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Writing Resources from Fifteen Minutes of Fiction

The following is a piece of writing submitted by Laura on September 17, 2010

The Speeding Ticket

It was just a speeding ticket, Rick reasoned to himself. Happened to everyone once in a while. Probably. Although the last one for him had been all the way back during his college years. But after that all he had was the one for his registration being 3 months overdue that time, but there were good reasons for it.

Who was he kidding? His wife was going to kill him. She'd never received a speeding ticket. He could just picture himself slinking into the house and shame-facedly placing it on the kitchen table. He'd have to, because she'd see in his face that he was upset, and ask why. And then her eyes would narrow slightly, and she'd sigh in that disapproving way. Nothing too dramatic in front of the kids, but enough to get the message across. No, of course he wouldn't do that. He'd leave it in his bag and wait to tell her about it until later.

But then, what if she found it first? She'd go through the bag to take out his dirty dishes, and certainly see it before he got a chance to show it to her. Then she'd ask when he was planning to tell her about it, and accuse him of trying to hide it from her. No, he couldn't do that either.

He tapped his fingers on the steering wheel. Another red light. His drive home began on the winding roads of a rural industrial park, but soon took him through the more congested parts of town during rush hour. He looked around at the other motorists around him, waiting, all for the same reason. Some were on cell phones, others were reading to pass the time, one was bobbing his head to the radio.

But many, like him, stared into space, savoring, or dreading, this short period of alone time before arriving back to wherever they were going. Did they all have someone waiting for them when they got there? Even if it was just a pet? Rick wondered what it must feel like for those who knew that no one was waiting for them - that they could get back whenever they wanted to, and it didn't matter.

Aha! That was it. Maybe, he could hide the ticket in the car, and then just pay it the next day. He'd have to record it in the check book, but he could just say something cryptic like... "purchase." But then, he'd have to buy her something. It was still another month until their anniversary, but that was close enough. Bonus points for advanced planning too.

But wait. $130 for a ticket. And then, say $100 for a necklace. That was $230 total. And it still all had to come out of the account. Would she notice? He pondered. Did women know the difference between a $100 necklace and a $230 one? Would she go online and look for it at the store website, just to find out how much he'd spent on it? Surely it was a possibility. He could tell her it was a special one-time 50% off deal, but that would seem tacky to discuss upfront.

Maybe he could put away $20 from each paycheck, and call it something else, like "food." No, that would take too long. And larger amounts would be too noticeable.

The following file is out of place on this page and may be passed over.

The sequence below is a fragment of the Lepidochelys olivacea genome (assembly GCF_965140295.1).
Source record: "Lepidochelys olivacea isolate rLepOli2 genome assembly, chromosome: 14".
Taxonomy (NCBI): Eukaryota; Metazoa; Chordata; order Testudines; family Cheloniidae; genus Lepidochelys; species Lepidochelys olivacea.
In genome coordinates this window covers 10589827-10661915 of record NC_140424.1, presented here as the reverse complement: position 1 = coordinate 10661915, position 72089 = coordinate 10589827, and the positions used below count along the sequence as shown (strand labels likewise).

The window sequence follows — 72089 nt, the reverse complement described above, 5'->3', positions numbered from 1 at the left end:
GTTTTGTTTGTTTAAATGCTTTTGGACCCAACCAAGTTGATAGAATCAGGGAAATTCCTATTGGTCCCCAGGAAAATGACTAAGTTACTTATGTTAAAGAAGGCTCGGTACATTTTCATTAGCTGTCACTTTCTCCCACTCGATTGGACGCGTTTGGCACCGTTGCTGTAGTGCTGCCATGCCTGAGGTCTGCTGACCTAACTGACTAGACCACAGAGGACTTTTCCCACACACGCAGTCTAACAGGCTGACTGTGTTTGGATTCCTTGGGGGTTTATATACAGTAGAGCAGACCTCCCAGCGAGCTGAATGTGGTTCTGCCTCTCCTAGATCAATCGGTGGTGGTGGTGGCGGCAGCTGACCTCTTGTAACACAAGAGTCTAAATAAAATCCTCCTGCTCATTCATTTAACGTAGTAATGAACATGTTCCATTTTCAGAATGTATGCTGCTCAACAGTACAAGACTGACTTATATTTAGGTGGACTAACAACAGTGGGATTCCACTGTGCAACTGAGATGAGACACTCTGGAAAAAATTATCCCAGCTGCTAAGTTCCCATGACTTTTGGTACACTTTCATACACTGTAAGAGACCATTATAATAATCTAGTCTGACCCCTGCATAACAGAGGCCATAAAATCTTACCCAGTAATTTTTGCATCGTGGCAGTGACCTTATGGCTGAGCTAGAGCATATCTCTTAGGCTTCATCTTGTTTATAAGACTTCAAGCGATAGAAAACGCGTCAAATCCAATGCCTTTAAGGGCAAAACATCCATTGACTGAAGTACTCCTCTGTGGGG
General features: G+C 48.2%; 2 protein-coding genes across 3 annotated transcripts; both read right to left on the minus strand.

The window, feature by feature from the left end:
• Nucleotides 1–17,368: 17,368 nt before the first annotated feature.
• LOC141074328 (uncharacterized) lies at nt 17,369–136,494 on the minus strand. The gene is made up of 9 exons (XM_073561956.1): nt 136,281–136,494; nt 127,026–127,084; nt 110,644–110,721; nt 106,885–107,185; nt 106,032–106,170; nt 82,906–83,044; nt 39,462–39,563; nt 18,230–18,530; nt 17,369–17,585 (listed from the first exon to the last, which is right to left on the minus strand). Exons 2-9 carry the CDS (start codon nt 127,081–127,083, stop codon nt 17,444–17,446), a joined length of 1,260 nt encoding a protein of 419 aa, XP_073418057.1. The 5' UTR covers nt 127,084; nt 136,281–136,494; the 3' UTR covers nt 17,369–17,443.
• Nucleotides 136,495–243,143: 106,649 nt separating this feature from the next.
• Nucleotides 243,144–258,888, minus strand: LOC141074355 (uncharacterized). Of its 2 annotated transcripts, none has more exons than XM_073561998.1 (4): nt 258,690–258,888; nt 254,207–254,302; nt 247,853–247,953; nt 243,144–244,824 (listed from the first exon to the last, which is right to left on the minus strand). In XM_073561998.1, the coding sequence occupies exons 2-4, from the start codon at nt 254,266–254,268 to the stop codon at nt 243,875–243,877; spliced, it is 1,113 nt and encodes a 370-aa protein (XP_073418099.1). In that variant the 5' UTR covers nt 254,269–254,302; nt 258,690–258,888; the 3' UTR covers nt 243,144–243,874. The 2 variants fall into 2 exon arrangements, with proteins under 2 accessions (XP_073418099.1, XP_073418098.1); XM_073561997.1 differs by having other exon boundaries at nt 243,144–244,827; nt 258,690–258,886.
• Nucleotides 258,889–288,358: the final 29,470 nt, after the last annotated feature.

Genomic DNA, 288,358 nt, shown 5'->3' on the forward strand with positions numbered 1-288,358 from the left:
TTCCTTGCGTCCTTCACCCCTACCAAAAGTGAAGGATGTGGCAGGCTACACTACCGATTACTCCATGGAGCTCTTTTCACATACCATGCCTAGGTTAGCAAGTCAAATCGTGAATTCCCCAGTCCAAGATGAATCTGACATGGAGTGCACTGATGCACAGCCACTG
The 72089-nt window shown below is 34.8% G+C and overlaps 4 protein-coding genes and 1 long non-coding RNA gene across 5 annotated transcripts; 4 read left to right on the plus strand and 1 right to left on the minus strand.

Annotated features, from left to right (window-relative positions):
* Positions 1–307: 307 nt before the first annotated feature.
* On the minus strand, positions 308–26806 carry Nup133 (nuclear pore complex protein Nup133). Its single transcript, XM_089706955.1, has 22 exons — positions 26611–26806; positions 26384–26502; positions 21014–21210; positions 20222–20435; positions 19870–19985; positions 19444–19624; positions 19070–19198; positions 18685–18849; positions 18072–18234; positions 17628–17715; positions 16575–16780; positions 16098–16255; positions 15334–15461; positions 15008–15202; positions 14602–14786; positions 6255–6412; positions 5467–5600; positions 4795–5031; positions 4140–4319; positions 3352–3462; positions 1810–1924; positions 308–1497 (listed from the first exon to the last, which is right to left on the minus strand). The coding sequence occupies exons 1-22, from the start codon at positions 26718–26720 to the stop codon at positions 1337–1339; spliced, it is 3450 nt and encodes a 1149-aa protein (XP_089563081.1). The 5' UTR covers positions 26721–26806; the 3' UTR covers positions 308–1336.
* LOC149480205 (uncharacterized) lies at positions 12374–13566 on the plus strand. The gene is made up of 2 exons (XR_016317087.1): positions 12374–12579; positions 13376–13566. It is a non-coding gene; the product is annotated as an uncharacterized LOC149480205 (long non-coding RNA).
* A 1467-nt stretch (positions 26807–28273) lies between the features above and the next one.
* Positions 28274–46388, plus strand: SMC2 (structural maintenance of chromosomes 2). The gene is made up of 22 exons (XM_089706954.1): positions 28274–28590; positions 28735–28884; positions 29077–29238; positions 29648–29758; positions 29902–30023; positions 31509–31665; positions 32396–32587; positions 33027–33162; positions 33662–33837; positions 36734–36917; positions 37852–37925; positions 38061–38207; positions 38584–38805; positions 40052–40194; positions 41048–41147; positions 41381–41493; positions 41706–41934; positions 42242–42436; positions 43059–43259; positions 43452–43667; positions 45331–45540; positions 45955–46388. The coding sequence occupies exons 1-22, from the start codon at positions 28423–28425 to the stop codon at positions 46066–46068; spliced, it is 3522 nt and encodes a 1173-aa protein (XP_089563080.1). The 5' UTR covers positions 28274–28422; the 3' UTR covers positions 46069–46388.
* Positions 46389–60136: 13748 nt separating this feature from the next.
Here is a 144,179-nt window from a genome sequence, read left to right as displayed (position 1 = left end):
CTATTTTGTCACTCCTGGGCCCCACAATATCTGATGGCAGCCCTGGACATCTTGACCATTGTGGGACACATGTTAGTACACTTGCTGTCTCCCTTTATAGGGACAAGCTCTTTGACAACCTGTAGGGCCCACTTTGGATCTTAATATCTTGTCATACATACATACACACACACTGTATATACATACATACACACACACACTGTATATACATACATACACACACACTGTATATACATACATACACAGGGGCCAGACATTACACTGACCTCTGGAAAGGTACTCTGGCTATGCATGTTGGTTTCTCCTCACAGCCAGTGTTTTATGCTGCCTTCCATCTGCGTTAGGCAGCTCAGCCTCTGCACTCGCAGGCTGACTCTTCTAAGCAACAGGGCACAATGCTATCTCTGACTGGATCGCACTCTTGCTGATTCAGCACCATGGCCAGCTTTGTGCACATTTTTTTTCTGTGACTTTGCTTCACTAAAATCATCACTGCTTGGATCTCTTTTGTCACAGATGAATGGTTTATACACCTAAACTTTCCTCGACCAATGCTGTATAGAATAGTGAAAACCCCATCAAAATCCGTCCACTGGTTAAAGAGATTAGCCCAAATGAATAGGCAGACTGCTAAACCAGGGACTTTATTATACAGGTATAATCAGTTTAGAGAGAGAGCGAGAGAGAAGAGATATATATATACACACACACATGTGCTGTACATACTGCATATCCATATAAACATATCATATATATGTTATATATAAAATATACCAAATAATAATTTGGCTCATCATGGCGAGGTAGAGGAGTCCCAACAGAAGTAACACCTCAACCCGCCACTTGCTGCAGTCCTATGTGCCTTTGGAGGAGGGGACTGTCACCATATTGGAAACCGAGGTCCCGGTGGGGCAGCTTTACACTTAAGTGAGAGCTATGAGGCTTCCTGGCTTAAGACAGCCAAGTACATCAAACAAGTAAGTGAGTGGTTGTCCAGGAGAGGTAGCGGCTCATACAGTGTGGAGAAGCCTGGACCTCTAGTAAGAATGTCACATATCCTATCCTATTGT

He stared at the ticket - his own signature painfully scrawled across the bottom of it. The winding cavalcade of cars had made their way to the bridge in the middle of town. 10 more minutes until home. He wished he could open up the window and just throw it over the railing into the river, and not have to look at it ever again. But then there would be follow-up letters, and maybe a court summons. And that would be even worse. Maybe if he appealed, and then contested it in court and won, she would never have to know. He sighed. Yeah, right.

He leaned back in his seat and stared at the Hawaiian lei hanging from the rear-view mirror. Go. Stop. Go. Stop. He was getting somewhere, but in the slowest possible manner. The bicycles who passed him were probably reaching their destinations more quickly. Such a shame that the most complex machines weren't always the best for performing simple operations, such as arriving home in the evening.

He remembered a time when he and Elise were dating. He'd stopped by her apartment unannounced, to return a book he'd borrowed, and was greeted with shame and chagrin because, as she sheepishly explained to him, "I haven't showered or put on make-up yet, and you didn't give me time to make myself presentable to you." While he gently chided her for such an attitude, he was inwardly glad that he'd finally been able to see the real Elise. And it ended up being one of the best, most revealing conversations they had up to that point.

She'd always looked presentable. She still worked very hard at it, dressing the kids as nicely as the budget would allow. She was also very clean, and quite adept at hunting down whatever crumbs and dust the house could hide. But if such things were so detestable, why did she spend so much time looking for them?

He pulled his car into the driveway and turned off the ignition. He gathered his belongings together, exited the car, and approached the back door, opening it to reveal the warm glow of kitchen lights and smell of orange chicken baking in the oven.

Elise turned from her work as he came in, and did a double-take at his grinning face. The real Elise was still in there, somewhere.

"Babe, I got a speeding ticket." He dropped it confidently on the table, and reached out and gave her a hug.

When he pulled away, she had the oddest expression on her face.

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